Tuesday, January 7, 2014

Battling Boy

Written and Illustrated by Paul Pope
Published by First Second

There are monsters everywhere in the universe and heroes destined to stop them or die trying.

Then there's a boy, who really doesn't want what fate intends.

This is his story.

While I'm not always a fan of his plotting, from the first time I saw his artwork, I became a big fan of Paul Pope. His fluid lines that often feel like they're going to morph and change even as the reader encounters them. No one else in comics works quite like Pope. He creates intricate details that define his worlds down to the trash on the streets but can also be almost abstract in his use of space, all within the same story. His characters never lack for distinctive clothing that helps define them or give us a sense of place.

When you get a Paul Pope story, you get an entire world, especially when he's working in a futuristic time like we get in Battling Boy. And even if the script falls short, you'll have no problem lingering on the details of the creations put together by Pope.

But in Battling Boy, which made a ton of Best of lists (and just narrowly missed mine), Pope puts it all together, creating a story worthy of the art portraying it and raising him up from an artist who also writes to a creator, like Walt Simonson, Tom Scioli, or Mike Mignola. This is the kind of story I'd hoped to get from Pope but didn't in 100%, where the fantastic elements felt tacked on, rather than organic.

Battling Boy couldn't be more different in its approach. From the earliest pages, where boys playing ball linger on the streets too long and are taken by hooded, bandaged monsters, we know we're in a future that's bleak and in need of heroes. Pope gives us one in Haggard West, then promptly takes him away again, making things even more desperate than before.

It's great storytelling that gets a mirror version when we meet Battling Boy's father. He's a successful hero, bringing home booty while children in his world play ball without a care, waiting for their time to also be heroes. The echo is evident, and is part of the improvement in Pope's storytelling ability. This is a world where fighting evil is considered a thrill, showing a move to maturity when you come back victorious. If you can't handle it, you die, and that's better than the shame of living.

For the father, a world where monsters destroy families isn't a moral evil that must be vanquished (something we might see had this been a Ditko or Kirby story) but a rite of passage for his son. That arrogance takes away from his heroic nature, and puts the focus on the idea of why a person becomes a hero. Are you still doing good, if you're doing it for yourself, rather than the self-sacrifice such heroism usually represents?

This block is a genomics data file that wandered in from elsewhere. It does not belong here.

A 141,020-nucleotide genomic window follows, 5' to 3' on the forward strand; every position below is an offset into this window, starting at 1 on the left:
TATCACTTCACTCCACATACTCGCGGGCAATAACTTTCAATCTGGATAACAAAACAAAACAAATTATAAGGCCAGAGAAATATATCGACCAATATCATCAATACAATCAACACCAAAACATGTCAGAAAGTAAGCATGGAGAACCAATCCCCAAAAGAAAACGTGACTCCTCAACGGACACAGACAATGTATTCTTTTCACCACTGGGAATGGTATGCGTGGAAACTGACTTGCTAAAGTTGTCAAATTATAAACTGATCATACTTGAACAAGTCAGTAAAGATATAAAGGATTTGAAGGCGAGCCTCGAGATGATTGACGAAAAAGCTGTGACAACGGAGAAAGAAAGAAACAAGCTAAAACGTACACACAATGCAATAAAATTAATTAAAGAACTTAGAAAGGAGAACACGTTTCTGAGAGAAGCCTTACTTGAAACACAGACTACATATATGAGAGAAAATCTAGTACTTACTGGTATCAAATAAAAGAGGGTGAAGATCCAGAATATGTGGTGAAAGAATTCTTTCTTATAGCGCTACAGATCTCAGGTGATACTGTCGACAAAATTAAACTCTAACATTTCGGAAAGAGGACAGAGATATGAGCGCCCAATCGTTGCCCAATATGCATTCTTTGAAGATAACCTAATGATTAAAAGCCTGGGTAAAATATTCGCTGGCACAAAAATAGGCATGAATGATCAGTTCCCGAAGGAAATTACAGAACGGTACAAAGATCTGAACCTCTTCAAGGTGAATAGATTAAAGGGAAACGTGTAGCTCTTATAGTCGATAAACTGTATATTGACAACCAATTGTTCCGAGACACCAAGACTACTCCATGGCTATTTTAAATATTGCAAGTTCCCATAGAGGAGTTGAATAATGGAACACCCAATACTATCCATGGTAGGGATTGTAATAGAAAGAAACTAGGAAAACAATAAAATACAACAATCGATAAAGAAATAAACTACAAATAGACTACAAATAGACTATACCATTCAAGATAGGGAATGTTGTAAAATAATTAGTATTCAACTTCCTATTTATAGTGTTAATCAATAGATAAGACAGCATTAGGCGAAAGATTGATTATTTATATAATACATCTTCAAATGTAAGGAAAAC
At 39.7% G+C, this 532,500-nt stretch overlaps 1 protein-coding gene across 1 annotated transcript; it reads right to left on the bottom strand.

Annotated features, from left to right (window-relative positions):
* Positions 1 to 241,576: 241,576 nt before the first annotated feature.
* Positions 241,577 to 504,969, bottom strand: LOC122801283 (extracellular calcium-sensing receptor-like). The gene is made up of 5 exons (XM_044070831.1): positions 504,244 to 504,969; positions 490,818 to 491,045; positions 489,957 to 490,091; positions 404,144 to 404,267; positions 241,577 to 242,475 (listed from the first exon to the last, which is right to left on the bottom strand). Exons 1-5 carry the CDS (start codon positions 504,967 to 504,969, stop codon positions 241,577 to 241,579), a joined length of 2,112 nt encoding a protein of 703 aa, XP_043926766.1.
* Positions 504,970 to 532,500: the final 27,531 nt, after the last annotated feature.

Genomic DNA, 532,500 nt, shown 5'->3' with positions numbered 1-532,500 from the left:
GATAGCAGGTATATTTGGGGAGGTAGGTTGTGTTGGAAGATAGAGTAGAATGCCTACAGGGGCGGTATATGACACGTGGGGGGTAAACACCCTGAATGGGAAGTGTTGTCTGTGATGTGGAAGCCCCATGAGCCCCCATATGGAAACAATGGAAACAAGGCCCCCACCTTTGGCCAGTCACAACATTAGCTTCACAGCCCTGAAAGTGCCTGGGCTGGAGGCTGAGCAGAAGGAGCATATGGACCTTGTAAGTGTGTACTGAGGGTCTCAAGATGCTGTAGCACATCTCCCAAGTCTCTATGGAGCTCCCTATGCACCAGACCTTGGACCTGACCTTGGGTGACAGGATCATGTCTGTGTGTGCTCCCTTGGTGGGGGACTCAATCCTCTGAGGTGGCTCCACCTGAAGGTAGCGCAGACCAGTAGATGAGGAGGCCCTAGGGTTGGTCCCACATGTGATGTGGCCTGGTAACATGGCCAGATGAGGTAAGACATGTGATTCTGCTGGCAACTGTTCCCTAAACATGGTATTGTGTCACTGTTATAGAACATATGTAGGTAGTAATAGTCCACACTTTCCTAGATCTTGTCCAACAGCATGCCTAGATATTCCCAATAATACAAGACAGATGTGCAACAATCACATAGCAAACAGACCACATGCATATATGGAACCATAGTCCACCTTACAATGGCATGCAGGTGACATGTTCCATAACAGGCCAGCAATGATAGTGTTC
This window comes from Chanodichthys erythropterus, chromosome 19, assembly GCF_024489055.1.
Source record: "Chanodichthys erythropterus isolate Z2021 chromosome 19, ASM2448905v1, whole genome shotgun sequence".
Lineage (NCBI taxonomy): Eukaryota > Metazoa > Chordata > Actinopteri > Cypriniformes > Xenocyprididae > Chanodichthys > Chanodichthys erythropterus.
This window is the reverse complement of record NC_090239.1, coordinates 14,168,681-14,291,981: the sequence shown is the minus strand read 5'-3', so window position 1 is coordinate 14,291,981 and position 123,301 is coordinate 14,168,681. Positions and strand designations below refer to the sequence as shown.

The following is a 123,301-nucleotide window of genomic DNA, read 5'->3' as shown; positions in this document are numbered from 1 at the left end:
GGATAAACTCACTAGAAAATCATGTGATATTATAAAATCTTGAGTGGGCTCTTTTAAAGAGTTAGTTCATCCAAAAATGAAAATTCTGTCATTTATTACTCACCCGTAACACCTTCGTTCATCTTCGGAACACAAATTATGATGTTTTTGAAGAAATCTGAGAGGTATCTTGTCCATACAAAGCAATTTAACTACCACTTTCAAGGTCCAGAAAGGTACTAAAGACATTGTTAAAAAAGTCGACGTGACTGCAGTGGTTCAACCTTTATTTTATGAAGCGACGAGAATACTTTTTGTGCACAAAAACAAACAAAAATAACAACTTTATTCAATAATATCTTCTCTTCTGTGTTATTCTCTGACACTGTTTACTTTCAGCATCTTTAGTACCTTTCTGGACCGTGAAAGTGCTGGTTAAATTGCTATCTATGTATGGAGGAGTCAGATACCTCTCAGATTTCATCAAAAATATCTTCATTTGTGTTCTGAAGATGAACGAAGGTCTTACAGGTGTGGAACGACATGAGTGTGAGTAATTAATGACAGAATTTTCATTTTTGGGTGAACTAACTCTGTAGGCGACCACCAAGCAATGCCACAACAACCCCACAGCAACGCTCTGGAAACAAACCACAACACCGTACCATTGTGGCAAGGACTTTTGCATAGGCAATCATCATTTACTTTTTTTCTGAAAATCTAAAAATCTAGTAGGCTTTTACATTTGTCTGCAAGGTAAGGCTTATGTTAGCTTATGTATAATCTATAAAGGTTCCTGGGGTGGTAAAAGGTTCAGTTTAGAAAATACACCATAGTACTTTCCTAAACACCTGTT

That's a question that sticks with Battling Boy through its entire run. Our title character doesn't really want this life for himself, and it's clear that's the case as he tries to use the powers given to him by his parents (in the form of t-shirts that give him the powers of the creature displayed on it*) rather than his own innate talents.

Meanwhile, West's daughter, who doesn't have anything other than her desire to avenge her father by using his old weapons, tries against the odds to be the hero that Acropolis needs, risking herself without the aid of a safety net.  Complicating all of this is a clever politician who needs a public face to help him save his city--or be the scapegoat. His definition of what makes a hero leads to a deadly farce as this volume reaches its climax when everyone involved, from monsters to mayors, realize that Battling Boy is a lot less than he is supposed to be.

That's exactly the kind of complications that make Battling Boy so good. Pope is working out of the Kirby playbook (epic story, heroes and villains, technology and a bit of sorcery, increasingly strange creatures, etc.), which is part of why this one had a lot of appeal for old-school comics fans. But the thing I appreciate is that Pope doesn't just stop there. Like a good pulp style novelist who understands that what worked in the 1930s won't hold with a modern reader, Pope puts in shades of grey where those who he's emulating either could not (due the Comics Code) or would not (due to their own personal beliefs). Sure, Battling Boy is an adventure tale, but it's one with a lot of nuance and difficult questions, starting with "Why don't those people in the sky all team up and take out these creatures, one world at a time?"

The reason is left up to the reader--my personal take is that they care more for individual glory than in actually helping others--and that failing is what drives the narrative. Like it or not, Acropolis is on its own, with only children to stem the tide against overwhelming forces and weak-willed leaders who care more for show than in actually doing something.

That last bit could give Pope a lot of opportunities to make commentary on our world. After all, don't most start as idealized youth with a cause (like West's daughter), get pushed about by their elders (Battling Boy), and end up caught up in the chase of fame and power (basically all of the adults in charge)? In addition to the overall story and the character arcs, Pope can also do some social commentary, if he'd like, or even just leave those clues there for folks who want to take the time to do an extended reviews and analysis of what is sure to be a work that will be discussed at length once the entire story is finished.